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Matthew 27:24

    Matthew 27:24 Translations

    King James Version (KJV)

    When Pilate saw that he could prevail nothing, but that rather a tumult was made, he took water, and washed his hands before the multitude, saying, I am innocent of the blood of this just person: see ye to it.

    American King James Version (AKJV)

    When Pilate saw that he could prevail nothing, but that rather a tumult was made, he took water, and washed his hands before the multitude, saying, I am innocent of the blood of this just person: see you to it.

    American Standard Version (ASV)

    So when Pilate saw that he prevailed nothing, but rather that a tumult was arising, he took water, and washed his hands before the multitude, saying, I am innocent of the blood of this righteous man; see ye to it .

    Basic English Translation (BBE)

    So when Pilate saw that he was able to do nothing, but that trouble was working up, he took water and, washing his hands before the people, said, The blood of this upright man is not on my hands: you are responsible.

    Webster's Revision

    So when Pilate saw that he prevailed nothing, but rather that a tumult was arising, he took water, and washed his hands before the multitude, saying, I am innocent of the blood of this righteous man; see ye to it .

    World English Bible

    So when Pilate saw that nothing was being gained, but rather that a disturbance was starting, he took water, and washed his hands before the multitude, saying, "I am innocent of the blood of this righteous person. You see to it."

    English Revised Version (ERV)

    So when Pilate saw that he prevailed nothing, but rather that a tumult was arising, he took water, and washed his hands before the multitude, saying, I am innocent of the blood of this righteous man: see ye to it.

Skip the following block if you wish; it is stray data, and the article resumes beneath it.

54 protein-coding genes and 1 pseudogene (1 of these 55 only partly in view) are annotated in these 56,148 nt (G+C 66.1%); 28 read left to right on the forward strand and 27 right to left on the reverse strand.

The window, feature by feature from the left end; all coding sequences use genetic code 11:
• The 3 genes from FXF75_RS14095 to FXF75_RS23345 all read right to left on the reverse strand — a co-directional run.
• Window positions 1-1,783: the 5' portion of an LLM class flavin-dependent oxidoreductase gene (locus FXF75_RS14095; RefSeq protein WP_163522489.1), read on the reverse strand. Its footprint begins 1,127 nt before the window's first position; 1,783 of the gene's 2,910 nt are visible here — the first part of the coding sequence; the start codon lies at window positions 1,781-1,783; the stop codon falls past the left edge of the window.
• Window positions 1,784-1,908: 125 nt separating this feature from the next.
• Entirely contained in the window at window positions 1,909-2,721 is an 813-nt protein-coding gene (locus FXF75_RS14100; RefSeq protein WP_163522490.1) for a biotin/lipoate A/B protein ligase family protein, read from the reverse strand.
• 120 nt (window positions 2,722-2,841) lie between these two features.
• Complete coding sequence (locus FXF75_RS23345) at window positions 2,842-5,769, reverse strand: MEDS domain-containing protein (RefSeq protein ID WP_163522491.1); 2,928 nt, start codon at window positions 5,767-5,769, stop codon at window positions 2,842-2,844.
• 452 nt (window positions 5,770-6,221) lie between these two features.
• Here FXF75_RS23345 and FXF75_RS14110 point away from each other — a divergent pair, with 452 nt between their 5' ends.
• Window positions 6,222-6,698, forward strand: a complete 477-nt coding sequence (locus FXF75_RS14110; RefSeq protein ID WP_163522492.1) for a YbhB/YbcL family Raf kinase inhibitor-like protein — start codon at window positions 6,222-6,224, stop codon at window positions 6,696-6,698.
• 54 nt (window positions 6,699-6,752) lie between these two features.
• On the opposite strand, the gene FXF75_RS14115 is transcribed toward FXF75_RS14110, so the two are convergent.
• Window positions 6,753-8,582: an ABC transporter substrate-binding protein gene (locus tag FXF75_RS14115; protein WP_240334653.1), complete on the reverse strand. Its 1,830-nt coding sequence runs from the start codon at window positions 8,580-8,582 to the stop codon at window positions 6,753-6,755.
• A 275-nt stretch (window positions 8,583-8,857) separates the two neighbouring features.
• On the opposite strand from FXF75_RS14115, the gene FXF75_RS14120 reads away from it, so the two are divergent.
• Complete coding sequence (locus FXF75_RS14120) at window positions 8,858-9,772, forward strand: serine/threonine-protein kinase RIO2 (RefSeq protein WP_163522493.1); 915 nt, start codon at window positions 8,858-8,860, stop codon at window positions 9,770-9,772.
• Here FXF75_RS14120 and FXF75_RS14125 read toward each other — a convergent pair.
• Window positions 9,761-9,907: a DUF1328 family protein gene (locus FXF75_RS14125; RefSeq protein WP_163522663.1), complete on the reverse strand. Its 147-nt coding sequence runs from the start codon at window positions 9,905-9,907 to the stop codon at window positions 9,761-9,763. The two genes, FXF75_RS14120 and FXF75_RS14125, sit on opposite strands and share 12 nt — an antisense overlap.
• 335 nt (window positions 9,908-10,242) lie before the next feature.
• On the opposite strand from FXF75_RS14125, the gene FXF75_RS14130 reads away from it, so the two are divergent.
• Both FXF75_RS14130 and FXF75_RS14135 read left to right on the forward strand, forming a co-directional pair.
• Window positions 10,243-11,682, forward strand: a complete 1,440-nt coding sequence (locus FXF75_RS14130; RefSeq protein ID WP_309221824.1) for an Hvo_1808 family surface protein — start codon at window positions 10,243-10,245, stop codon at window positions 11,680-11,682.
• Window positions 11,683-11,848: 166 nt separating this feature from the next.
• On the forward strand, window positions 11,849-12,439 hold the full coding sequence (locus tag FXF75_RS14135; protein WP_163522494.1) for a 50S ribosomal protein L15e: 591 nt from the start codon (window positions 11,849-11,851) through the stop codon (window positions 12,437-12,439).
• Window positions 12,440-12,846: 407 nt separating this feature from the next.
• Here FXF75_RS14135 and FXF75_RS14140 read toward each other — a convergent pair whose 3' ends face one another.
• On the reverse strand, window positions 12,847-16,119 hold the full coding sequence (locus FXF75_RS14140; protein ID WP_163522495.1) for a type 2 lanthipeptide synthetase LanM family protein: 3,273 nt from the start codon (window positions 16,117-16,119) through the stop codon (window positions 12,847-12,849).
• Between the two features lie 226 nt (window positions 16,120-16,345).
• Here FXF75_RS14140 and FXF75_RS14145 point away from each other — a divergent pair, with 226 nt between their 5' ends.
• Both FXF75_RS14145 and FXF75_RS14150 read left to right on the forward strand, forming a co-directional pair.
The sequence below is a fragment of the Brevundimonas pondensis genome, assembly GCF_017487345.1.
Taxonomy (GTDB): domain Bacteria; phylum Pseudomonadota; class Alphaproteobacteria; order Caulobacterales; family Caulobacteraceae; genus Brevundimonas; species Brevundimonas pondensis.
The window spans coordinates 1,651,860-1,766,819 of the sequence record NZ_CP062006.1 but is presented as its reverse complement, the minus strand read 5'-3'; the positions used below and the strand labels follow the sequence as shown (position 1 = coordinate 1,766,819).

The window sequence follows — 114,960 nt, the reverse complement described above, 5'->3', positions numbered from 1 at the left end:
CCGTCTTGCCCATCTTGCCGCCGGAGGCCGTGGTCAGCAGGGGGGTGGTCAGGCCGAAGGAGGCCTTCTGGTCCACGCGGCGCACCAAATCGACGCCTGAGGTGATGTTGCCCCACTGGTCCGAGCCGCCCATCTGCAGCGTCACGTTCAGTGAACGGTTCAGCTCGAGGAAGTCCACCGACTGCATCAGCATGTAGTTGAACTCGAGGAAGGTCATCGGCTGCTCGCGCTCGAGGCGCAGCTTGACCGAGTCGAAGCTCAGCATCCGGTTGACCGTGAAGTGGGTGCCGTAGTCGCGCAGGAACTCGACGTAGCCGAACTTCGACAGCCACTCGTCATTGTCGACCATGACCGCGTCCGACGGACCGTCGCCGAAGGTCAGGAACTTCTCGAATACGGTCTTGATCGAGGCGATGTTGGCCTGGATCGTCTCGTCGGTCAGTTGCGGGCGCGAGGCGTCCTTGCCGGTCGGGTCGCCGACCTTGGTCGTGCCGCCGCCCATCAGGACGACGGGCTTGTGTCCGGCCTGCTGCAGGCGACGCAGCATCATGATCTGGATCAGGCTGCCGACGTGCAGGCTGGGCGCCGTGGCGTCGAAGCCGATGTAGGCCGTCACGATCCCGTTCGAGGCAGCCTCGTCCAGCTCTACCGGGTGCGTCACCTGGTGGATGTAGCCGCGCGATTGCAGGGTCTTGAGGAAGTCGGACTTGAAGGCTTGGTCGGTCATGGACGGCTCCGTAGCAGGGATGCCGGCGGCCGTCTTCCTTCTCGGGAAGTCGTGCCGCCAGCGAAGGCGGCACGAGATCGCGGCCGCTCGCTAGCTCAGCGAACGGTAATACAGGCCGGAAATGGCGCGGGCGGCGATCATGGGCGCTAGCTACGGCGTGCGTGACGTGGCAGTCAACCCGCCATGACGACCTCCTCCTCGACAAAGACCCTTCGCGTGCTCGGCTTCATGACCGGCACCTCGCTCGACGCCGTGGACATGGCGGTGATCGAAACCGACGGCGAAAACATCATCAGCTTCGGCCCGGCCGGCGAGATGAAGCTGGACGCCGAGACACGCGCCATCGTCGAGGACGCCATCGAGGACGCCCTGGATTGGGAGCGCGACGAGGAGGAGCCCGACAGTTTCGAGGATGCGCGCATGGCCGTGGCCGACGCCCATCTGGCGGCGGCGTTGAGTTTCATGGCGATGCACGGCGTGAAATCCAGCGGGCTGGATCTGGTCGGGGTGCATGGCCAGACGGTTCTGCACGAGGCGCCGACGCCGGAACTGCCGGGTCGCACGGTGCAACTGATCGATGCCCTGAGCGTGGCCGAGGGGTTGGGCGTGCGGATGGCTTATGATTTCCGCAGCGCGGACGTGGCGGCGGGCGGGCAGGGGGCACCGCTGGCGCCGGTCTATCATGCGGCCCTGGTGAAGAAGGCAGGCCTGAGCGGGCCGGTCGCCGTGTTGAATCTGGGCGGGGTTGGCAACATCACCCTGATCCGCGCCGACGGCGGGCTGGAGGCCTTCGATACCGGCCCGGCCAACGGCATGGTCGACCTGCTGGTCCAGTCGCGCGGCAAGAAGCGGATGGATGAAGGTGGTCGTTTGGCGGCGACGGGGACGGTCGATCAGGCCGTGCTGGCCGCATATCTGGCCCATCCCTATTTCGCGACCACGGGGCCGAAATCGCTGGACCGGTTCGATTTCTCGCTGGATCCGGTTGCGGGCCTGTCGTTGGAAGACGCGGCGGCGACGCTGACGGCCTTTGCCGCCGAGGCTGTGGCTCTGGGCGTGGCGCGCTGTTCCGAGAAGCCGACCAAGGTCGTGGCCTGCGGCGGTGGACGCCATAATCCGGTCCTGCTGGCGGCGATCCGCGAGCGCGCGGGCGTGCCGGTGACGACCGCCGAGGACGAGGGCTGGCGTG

Clarke's Commentary on Matthew 27:24

    Pilate - took water, and washed his hands - Thus signifying his innocence. It was a custom among the Hebrews, Greeks, and Latins, to wash the hands in token of innocence, and to show that they were pure from any imputed guilt. In case of an undiscovered murder, the elders of that city which was nearest to the place where the dead body was found, were required by the law, Deuteronomy 21:1-10, to wash their hands over the victim which was offered to expiate the crime, and thus make public protestation of their own innocence. David says, I will wash my hands in innocence, so shall I compass thine altar, Psalm 26:6. As Pilate knew Christ was innocent, he should have prevented his death: he had the armed force at his command, and should have dispersed this infamous mob. Had he been charged with countenancing a seditious person, he could have easily cleared himself, had the matter been brought before the emperor. He, therefore, was inexcusable.

    Barnes' Notes on Matthew 27:24

    He took water ... - The Jews were accustomed to wash their hands when they wished to show that they were innocent of a crime committed by others. See Deuteronomy 21:6; Psalm 26:6. Pilate, in doing this, meant to denote that they were guilty of his death, but that he was innocent. But the mere washing of his hands did not free him from guilt. He was "bound" as a magistrate to free an innocent man; and whatever might be the clamour of the Jews, "he" was guilty at the bar of God for suffering the holy Saviour to be led to execution, in order to gratify the malice of enraged priests and the clamors of a tumultuous populace.

    See ye to it - That is, take it upon yourselves. You are responsible for it, if you put him to death.

    Wesley's Notes on Matthew 27:24

    27:24 Then Pilate took water and washed his hands - This was a custom frequently used among the heathens as well as among the Jews, in token of innocency.